This week, a foreign company decided to update its servers and work output in Chile plummeted. Facebook experienced an operational problem that left the world without WhatsApp, impacting everyone professionally and personally. We are at the mercy of tech giants and it seems we have resigned ourselves to this fact. Gmail is down and we all go on vacation.
At the same time, the person who leaked the “Facebook Files” testified before the Senate, and it was revealed that the company knew about the harm its platforms were inflicting on users and did nothing about it. Once again, the ethical and legal questions make it clear that Facebook’s conduct is neither neutral nor private. Mark Zuckerberg’s decisions directly affect our lives.
It seems we can’t do anything about it, so let me digress and put things in perspective.
In the economic debate over monetary policy, there is an interesting issue concerning the actual ability countries have to dictate monetary policy in a global setting with free exchange rates and no capital controls. The classic trilemma becomes a dilemma when the local policy of a small country is influenced by international financial markets and the monetary policy of great powers, in particular the United States.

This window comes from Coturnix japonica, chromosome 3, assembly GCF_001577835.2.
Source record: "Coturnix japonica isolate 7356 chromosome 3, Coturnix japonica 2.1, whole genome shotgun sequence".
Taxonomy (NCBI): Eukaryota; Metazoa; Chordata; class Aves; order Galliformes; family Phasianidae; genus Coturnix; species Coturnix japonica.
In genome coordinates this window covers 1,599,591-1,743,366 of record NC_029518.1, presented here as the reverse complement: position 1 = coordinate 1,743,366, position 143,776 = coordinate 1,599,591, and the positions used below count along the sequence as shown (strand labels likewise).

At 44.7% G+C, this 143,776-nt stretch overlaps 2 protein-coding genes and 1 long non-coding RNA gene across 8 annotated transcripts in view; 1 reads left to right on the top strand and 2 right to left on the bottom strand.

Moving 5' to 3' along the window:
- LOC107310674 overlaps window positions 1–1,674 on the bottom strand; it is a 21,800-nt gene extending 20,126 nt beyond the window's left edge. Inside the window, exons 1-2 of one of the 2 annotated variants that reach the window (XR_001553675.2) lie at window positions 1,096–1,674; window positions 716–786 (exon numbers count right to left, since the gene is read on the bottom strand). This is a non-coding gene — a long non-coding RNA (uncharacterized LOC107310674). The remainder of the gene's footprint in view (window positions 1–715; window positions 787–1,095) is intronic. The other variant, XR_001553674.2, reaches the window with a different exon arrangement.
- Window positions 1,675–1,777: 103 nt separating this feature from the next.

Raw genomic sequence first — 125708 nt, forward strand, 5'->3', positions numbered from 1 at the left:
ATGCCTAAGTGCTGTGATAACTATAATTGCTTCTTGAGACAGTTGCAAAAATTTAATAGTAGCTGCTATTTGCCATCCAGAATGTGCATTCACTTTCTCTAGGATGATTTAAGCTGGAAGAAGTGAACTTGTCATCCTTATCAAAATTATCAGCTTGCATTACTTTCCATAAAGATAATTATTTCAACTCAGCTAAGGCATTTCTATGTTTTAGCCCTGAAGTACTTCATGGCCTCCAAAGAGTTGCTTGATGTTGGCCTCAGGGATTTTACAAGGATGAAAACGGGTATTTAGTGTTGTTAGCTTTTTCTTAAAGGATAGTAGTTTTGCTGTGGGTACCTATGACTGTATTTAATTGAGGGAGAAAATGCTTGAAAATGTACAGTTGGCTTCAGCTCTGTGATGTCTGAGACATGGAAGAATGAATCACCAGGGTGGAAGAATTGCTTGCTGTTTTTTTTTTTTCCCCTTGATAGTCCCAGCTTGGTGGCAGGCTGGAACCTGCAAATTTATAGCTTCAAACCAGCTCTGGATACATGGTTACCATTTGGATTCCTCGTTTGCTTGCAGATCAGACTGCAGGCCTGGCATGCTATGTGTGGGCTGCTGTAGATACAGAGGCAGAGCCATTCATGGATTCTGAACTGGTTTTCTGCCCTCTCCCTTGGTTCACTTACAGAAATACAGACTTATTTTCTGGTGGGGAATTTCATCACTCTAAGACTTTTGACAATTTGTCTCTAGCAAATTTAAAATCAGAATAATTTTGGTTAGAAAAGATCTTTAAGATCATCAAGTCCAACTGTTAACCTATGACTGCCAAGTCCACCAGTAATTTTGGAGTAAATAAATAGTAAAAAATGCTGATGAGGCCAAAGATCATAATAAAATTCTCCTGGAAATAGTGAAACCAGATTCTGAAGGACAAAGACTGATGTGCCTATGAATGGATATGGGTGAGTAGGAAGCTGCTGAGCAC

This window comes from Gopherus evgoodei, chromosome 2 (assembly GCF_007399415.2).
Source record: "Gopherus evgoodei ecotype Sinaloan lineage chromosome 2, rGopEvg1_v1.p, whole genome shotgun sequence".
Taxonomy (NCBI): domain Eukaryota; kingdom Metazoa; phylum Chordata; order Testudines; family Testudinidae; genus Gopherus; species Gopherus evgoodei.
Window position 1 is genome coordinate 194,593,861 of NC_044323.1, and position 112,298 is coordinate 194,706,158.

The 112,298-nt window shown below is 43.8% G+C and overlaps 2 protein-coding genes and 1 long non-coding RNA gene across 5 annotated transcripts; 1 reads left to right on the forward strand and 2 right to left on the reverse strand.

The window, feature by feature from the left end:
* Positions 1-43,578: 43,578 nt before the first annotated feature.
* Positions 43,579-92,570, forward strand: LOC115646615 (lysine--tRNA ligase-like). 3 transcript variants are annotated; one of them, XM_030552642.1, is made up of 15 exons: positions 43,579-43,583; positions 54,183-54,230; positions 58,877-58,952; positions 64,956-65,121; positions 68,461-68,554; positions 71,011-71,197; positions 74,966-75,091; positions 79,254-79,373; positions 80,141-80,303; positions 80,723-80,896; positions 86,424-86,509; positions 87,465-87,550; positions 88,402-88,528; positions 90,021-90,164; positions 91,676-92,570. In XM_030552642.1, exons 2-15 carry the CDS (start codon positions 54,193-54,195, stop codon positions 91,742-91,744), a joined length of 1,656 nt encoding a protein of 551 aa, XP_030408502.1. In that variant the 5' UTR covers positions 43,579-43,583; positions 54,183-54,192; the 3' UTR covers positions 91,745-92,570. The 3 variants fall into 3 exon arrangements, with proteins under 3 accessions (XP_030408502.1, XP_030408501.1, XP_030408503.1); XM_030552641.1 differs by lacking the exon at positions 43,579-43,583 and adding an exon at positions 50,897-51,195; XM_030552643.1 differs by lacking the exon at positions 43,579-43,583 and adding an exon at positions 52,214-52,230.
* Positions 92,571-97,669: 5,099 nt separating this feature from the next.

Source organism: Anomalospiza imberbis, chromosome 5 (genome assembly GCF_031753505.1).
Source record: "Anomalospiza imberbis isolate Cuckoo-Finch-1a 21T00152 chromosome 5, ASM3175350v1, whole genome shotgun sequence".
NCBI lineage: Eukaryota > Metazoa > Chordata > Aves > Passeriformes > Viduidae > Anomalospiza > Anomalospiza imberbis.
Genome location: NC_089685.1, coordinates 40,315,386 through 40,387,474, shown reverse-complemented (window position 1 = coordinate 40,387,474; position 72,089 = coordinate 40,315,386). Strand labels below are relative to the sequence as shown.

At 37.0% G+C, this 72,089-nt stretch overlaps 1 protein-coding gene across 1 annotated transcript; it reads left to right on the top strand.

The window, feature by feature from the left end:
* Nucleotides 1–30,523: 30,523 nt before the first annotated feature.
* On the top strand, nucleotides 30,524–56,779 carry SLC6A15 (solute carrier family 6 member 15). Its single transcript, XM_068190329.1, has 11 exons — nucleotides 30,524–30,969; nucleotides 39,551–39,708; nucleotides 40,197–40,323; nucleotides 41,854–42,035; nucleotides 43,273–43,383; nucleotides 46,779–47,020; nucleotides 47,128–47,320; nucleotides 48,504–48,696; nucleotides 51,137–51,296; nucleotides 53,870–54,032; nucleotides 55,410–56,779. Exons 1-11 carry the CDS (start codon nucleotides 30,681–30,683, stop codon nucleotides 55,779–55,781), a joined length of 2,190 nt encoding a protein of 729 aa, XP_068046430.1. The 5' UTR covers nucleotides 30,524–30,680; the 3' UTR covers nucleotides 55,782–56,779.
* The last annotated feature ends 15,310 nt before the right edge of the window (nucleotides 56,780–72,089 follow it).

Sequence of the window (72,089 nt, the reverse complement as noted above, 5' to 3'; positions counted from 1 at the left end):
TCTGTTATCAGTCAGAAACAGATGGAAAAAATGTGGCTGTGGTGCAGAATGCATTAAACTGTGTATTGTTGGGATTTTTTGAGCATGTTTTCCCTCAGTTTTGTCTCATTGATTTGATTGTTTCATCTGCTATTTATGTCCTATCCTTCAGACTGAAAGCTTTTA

Federal Reserve decisions clearly influence decisions made by other countries, but that does not mean other countries should relinquish their power to reduce the effects of these decisions or that they should dollarize their economies.
As is the case with macroeconomic discussions in a global financial market, it does not seem like a good idea to simply wait for the U.S. to do the right thing about big tech companies.
Each country must think about, prioritize and do what is in the best interests of their citizens. For this reason, Australia took the first steps to regulate payment for use of content on digital platforms. The Cambridge Analytica case exposed the harmful effects that information manipulation and fake news have in a democracy, so Australia is seeking to protect its local media.
It is not news that we live in a digital age, but we continue to act as if we did not. As never before, five technology companies — Apple, Microsoft, Facebook, Google and Amazon — dominate 20% of the S&P 500 market capitalization. At the same time, the top 100 companies in the S&P 500 hold almost 92% of the index earnings; in 1975 this was 48%. The concentration of economic power is brutal, even more so if we understand it as a proxy for the impact it has on our lives.
Addressing the problem is not the same as regulating it to make sure “WhatsApp is not down.” We need to understand the many facets of the problem, from human issues and drug trafficking to potential collusion with advertisers through fake news, information privacy, abuse of holding a dominant position, copyrights and more. It’s a Dantesque challenge that cannot be ignored.
The world is changing rapidly and the law must keep up and address the new challenges we face. As never before, it is essential to ensure more competitive markets, and to rethink how to conduct public policy in the face of transnational technology corporations. We cannot abdicate our responsibility and the pursuit of the common good in the face of a complex problem, but we should instead redouble our efforts and be innovative in the actions we take.